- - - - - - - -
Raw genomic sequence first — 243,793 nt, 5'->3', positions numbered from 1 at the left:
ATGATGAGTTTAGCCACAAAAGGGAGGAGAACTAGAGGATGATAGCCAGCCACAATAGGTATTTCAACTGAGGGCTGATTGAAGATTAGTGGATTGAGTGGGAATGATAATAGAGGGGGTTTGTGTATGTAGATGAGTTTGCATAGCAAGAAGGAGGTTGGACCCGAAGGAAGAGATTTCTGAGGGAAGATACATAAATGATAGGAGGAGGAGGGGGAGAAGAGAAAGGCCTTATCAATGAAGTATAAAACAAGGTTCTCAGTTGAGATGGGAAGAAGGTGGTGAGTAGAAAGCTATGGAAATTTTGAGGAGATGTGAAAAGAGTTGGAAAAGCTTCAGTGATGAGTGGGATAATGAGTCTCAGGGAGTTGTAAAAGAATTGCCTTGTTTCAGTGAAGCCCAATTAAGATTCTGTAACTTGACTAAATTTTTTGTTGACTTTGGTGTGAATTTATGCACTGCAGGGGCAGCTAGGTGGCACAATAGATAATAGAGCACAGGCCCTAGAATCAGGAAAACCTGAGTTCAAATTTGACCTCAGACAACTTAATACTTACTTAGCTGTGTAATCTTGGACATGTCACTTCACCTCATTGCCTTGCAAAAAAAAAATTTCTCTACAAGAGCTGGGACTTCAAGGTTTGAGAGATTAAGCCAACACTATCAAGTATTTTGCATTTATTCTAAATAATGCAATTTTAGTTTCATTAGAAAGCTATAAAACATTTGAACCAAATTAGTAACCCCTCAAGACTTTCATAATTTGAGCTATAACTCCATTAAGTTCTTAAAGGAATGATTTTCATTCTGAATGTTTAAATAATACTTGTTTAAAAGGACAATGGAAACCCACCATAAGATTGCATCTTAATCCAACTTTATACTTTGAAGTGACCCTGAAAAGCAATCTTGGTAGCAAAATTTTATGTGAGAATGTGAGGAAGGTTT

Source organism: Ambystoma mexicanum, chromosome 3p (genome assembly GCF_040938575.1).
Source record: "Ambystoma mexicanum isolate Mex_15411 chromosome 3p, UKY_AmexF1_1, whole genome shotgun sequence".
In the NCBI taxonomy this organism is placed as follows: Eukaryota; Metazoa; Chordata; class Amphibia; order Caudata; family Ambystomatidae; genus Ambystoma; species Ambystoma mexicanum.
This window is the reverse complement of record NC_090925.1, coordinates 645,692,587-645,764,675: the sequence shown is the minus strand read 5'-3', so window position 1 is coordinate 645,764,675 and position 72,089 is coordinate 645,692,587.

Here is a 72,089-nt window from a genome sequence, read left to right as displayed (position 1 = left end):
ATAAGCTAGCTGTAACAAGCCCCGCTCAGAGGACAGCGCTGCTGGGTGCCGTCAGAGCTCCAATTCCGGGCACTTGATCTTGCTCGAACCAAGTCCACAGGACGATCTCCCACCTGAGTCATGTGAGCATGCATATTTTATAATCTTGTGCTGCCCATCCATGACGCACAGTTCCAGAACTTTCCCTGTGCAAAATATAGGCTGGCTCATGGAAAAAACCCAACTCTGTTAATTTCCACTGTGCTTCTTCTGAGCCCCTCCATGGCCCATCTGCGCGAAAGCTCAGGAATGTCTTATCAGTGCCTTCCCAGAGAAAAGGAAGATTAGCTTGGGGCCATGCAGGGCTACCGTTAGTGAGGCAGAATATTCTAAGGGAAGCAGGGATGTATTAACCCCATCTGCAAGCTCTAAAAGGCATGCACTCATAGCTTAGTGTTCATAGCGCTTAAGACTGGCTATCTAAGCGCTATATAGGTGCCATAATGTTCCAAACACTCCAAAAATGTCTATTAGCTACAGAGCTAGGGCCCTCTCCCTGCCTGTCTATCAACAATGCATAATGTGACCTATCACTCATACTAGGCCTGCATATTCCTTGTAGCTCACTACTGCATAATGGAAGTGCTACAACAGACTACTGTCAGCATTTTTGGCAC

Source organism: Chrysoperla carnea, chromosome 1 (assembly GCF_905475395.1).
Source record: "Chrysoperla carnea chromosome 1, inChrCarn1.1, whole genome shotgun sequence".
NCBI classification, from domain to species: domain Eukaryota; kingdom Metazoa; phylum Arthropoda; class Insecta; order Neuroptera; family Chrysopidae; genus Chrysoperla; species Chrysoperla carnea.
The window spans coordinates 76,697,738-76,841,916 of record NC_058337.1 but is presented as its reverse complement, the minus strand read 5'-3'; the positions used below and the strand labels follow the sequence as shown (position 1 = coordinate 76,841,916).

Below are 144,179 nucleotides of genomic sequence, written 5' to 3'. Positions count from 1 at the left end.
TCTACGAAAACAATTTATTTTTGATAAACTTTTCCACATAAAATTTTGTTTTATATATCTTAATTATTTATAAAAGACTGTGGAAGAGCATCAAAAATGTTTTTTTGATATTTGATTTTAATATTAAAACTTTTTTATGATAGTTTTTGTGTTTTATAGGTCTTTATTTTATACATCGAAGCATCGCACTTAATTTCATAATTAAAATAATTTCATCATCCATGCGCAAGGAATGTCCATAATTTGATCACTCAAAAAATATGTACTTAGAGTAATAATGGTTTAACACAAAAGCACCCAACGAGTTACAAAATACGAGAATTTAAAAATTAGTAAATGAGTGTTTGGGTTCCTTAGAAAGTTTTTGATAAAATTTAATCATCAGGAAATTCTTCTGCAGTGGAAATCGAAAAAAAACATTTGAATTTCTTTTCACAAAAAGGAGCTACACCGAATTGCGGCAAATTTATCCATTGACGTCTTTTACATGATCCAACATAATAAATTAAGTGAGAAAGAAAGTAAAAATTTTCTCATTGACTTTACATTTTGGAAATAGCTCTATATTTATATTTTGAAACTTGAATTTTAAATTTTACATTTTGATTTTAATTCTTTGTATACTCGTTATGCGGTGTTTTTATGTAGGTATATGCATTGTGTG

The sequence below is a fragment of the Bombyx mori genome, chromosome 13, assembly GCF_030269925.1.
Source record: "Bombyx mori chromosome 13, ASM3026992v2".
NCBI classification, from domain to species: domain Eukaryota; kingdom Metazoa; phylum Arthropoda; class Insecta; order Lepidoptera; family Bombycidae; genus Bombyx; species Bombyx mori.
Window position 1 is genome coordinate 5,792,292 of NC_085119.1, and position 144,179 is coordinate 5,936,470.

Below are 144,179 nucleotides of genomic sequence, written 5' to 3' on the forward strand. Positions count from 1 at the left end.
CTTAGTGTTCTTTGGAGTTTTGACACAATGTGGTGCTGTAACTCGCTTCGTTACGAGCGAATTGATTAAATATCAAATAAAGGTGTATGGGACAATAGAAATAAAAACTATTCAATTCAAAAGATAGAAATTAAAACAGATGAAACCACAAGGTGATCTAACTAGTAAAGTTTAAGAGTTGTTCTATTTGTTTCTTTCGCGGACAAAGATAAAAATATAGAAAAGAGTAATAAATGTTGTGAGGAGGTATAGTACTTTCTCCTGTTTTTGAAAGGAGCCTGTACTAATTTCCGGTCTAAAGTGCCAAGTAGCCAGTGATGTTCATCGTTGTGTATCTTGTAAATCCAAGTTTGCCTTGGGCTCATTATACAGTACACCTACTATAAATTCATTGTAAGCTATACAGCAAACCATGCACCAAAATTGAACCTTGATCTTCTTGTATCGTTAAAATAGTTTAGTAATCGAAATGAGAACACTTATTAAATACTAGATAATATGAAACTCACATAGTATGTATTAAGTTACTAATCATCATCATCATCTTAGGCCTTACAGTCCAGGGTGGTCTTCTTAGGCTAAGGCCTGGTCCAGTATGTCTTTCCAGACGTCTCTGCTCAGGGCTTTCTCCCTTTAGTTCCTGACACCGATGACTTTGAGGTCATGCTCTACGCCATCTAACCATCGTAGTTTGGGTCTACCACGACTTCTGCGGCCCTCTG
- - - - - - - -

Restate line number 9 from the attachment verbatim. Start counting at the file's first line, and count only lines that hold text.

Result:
Source organism: Chrysoperla carnea, chromosome 1 (assembly GCF_905475395.1).